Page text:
Letting go and moving on from grief

Yeah even a short while ago such an idea might have triggered me too. But lately I am seeing the wisdom in it, in fact I am seeing how my refusal to let go at times made moving on even harder, that said if people around me had been a happier to let me have my process at times it would have made things easier. That said I also see where the tendency to bite down hard on my pain and feelings of insufficiency and loss has not allowed me to see a brighter side or the life waiting on the other side of loss and grief. And yes, true at times there was so much going down both in my family and in me it seemed like there was no bright side and little precious support in what I would call a very emotionally detached family. Being sent away after my father died and not having avenues to process that loss also did not help me which meant that basically all the feelings got trapped inside of me over the next 8 years of active addiction, taking another 6 to begin to rise to the surface. However as I regard this time now, I see that maybe part of me was threatened by my feelings and scared of opening up and reaching for support and also a deeper part of me had no words for anything feeling wise and could not quite begin to trust or hope in the safety of a life beyond all the trauma I saw go down over many many years. In short I just lacked the insight and tools to move on and ended up getting very stuck in my unresolved grief.

My therapist has kept assuring me over the past 2 years of therapy that in time I will be able to find what she calls ‘my sea legs’. I think being able to have that long drive and afternoon with my sis last week was testament to that. I noticed before picking her up I had less anxiety than normal. I also didn’t cry as much while still being in touch with feelings, while not overpowered by them.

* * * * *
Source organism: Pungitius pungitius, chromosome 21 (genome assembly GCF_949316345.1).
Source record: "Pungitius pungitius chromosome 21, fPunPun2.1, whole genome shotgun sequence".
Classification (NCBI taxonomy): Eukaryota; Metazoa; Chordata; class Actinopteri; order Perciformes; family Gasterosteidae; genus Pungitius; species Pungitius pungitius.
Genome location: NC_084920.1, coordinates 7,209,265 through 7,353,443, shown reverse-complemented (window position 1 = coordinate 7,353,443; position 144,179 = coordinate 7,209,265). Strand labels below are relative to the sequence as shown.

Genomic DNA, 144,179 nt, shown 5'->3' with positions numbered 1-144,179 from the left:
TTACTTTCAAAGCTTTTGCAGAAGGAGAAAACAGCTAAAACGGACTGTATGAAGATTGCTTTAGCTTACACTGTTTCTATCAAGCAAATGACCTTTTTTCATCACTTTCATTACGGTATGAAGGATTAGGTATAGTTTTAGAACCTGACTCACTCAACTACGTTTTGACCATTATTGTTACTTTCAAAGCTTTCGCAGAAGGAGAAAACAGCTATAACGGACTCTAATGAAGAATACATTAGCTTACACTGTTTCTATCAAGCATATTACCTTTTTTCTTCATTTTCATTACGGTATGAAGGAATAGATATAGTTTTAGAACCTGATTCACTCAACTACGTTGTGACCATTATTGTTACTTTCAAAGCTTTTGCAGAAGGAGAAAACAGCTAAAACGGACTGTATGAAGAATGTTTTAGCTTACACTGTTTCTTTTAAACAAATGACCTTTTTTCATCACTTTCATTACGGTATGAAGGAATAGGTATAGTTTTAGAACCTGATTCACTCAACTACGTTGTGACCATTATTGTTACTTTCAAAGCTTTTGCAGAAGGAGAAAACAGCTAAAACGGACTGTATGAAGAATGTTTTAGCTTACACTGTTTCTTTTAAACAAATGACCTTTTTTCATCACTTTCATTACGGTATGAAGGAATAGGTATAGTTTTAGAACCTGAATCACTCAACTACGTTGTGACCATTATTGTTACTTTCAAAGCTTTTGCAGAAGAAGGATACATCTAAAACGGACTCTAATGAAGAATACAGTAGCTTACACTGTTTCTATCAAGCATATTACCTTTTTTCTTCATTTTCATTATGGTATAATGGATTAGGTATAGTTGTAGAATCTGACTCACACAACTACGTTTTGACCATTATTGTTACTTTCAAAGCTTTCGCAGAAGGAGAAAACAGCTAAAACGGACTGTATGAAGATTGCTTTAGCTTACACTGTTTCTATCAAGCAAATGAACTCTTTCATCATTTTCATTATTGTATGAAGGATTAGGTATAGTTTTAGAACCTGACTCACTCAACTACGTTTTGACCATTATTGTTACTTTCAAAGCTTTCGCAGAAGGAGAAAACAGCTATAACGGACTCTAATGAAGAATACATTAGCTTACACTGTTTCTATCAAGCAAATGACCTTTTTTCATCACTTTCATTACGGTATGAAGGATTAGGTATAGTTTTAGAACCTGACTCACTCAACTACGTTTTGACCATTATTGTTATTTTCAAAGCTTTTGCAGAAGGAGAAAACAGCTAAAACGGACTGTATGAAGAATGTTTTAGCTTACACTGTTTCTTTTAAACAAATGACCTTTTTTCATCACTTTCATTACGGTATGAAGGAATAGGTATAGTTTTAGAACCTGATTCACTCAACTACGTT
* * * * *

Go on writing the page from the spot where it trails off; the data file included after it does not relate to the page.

I am always buying books as you know and I came across the most wonderful book from a lady who lost her husband in his mid 30s called, Christina Rasmussen. I find it a very helpful book as far as grief is concerned because it comes from her hard won experience of struggling to move forward, while grieving without letting what she calls the “Infinite Loop of Loss” completely absorb her. She now helps others to move through their grief by conducting workshops in which she encourages them to become mindful of the thoughts and feelings that accompany their earliest waking in the aftermath of loss. I will not go into the techniques in the book in detail, if you are interested the title of the book is Second Firsts : A Step by Step Guide to Life After Loss and I am not meaning to imply with this post that there is one easy ‘one method fits all’ path through grief because everyone handles their grief in their own way in wake of loss. However my experience is that unresolved grief can muck up our present chances at connection and happiness when it bleeds into the present and isn’t fully acknowledged, understood, felt and released.